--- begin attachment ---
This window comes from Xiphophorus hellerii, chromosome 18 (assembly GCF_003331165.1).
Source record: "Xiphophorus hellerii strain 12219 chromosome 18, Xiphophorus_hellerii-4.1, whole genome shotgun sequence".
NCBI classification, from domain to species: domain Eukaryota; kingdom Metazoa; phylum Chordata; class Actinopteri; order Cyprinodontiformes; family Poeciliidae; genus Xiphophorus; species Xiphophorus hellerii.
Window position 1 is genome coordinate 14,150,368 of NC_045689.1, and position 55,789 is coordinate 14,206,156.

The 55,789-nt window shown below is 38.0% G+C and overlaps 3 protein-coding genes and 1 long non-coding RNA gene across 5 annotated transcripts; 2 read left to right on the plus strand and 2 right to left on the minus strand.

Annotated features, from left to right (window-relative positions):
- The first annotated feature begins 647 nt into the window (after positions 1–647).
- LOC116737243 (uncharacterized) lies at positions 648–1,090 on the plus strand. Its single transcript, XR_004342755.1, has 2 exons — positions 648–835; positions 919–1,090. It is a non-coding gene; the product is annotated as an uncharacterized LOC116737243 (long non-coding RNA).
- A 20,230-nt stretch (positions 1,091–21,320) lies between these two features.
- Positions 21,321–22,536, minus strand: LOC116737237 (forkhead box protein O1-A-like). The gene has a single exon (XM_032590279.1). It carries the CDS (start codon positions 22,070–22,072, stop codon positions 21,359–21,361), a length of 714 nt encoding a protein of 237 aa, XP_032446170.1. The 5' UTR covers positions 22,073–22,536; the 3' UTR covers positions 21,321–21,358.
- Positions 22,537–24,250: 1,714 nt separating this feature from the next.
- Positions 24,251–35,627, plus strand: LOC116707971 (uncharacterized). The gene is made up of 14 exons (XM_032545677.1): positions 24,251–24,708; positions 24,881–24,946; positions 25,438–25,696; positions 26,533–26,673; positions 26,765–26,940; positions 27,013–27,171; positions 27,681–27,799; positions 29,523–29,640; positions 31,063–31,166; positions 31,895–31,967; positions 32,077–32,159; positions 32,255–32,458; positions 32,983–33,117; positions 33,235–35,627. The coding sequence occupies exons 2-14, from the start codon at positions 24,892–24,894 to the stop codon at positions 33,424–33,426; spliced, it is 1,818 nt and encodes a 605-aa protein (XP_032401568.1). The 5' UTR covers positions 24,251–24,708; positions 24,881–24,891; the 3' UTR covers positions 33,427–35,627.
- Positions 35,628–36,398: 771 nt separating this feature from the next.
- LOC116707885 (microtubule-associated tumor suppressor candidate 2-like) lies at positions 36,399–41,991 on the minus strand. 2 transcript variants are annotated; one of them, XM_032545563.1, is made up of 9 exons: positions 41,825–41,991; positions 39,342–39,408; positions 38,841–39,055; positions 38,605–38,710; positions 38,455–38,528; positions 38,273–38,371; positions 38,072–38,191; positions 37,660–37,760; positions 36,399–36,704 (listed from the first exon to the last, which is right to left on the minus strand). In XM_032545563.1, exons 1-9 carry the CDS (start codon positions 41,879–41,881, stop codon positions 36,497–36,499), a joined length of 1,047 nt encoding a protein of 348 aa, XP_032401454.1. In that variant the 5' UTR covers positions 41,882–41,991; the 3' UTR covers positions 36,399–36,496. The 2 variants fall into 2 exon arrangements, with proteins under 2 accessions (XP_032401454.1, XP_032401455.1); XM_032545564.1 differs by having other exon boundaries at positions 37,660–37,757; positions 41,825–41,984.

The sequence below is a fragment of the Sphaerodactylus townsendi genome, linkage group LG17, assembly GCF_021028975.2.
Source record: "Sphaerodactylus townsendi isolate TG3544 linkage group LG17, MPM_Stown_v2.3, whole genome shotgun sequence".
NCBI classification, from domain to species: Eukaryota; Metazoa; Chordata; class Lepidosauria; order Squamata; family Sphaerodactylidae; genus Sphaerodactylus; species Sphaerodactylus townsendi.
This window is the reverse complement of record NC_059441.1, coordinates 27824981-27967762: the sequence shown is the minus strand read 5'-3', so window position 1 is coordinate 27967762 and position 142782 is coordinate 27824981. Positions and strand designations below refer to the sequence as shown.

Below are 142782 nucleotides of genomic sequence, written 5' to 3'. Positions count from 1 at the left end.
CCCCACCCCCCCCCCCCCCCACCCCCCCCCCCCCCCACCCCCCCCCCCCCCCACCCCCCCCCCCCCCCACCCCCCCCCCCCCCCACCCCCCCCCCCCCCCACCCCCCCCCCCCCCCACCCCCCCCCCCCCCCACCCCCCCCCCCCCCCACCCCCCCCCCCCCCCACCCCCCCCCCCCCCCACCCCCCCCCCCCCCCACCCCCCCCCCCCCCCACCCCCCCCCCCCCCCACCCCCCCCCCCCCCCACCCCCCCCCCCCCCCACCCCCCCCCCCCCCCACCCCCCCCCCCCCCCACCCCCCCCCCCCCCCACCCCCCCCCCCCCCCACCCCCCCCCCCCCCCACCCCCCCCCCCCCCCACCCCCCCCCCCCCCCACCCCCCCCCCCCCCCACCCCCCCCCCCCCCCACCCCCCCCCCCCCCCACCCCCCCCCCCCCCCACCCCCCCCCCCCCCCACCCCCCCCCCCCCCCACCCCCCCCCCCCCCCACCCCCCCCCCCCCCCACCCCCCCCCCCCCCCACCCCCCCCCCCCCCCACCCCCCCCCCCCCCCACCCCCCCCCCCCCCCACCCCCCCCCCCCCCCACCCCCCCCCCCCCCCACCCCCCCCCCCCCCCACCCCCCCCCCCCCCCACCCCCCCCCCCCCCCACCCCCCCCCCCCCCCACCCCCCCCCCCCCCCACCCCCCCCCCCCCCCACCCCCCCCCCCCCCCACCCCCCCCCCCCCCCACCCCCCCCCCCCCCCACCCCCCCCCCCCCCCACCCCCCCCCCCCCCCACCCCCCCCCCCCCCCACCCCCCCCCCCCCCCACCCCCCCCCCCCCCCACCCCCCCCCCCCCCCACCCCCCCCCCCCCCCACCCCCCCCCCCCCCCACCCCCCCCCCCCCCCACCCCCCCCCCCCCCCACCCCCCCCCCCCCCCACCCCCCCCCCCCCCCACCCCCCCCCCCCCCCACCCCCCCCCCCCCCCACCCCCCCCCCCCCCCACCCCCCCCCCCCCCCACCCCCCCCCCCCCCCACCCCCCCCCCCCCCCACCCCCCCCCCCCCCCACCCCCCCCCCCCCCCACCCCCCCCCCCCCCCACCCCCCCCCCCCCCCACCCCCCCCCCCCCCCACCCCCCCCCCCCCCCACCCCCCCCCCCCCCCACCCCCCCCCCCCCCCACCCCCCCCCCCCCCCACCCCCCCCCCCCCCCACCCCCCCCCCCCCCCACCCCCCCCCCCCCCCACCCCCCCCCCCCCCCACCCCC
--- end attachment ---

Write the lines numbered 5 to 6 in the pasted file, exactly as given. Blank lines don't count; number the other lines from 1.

The 55,789-nt window shown below is 38.0% G+C and overlaps 3 protein-coding genes and 1 long non-coding RNA gene across 5 annotated transcripts; 2 read left to right on the plus strand and 2 right to left on the minus strand.

Annotated features, from left to right (window-relative positions):